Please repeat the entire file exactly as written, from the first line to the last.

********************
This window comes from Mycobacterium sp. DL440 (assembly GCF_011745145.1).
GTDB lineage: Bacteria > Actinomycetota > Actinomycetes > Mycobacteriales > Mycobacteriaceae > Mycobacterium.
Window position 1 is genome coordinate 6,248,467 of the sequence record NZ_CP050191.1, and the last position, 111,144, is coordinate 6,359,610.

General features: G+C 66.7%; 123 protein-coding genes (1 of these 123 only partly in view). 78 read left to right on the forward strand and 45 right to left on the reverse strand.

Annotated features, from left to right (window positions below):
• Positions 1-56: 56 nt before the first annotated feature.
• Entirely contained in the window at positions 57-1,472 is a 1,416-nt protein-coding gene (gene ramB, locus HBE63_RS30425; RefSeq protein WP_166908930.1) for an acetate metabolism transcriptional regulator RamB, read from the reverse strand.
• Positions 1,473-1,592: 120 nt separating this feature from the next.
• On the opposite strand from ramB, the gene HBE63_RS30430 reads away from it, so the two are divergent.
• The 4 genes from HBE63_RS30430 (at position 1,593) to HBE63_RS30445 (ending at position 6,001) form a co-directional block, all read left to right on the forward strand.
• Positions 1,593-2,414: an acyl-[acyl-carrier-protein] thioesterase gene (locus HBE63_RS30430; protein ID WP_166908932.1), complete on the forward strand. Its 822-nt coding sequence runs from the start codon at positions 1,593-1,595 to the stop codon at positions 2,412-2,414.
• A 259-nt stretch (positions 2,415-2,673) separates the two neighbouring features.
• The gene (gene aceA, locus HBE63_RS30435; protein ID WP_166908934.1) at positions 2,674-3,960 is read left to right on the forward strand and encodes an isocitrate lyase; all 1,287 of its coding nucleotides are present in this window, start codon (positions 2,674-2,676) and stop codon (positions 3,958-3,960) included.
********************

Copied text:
This window comes from Mycobacterium sp. DL440 (assembly GCF_011745145.1).
GTDB lineage: Bacteria > Actinomycetota > Actinomycetes > Mycobacteriales > Mycobacteriaceae > Mycobacterium.
Window position 1 is genome coordinate 6,248,467 of the sequence record NZ_CP050191.1, and the last position, 111,144, is coordinate 6,359,610.

General features: G+C 66.7%; 123 protein-coding genes (1 of these 123 only partly in view). 78 read left to right on the forward strand and 45 right to left on the reverse strand.

Annotated features, from left to right (window positions below):
• Positions 1-56: 56 nt before the first annotated feature.
• Entirely contained in the window at positions 57-1,472 is a 1,416-nt protein-coding gene (gene ramB, locus HBE63_RS30425; RefSeq protein WP_166908930.1) for an acetate metabolism transcriptional regulator RamB, read from the reverse strand.
• Positions 1,473-1,592: 120 nt separating this feature from the next.
• On the opposite strand from ramB, the gene HBE63_RS30430 reads away from it, so the two are divergent.
• The 4 genes from HBE63_RS30430 (at position 1,593) to HBE63_RS30445 (ending at position 6,001) form a co-directional block, all read left to right on the forward strand.
• Positions 1,593-2,414: an acyl-[acyl-carrier-protein] thioesterase gene (locus HBE63_RS30430; protein ID WP_166908932.1), complete on the forward strand. Its 822-nt coding sequence runs from the start codon at positions 1,593-1,595 to the stop codon at positions 2,412-2,414.
• A 259-nt stretch (positions 2,415-2,673) separates the two neighbouring features.
• The gene (gene aceA, locus HBE63_RS30435; protein ID WP_166908934.1) at positions 2,674-3,960 is read left to right on the forward strand and encodes an isocitrate lyase; all 1,287 of its coding nucleotides are present in this window, start codon (positions 2,674-2,676) and stop codon (positions 3,958-3,960) included.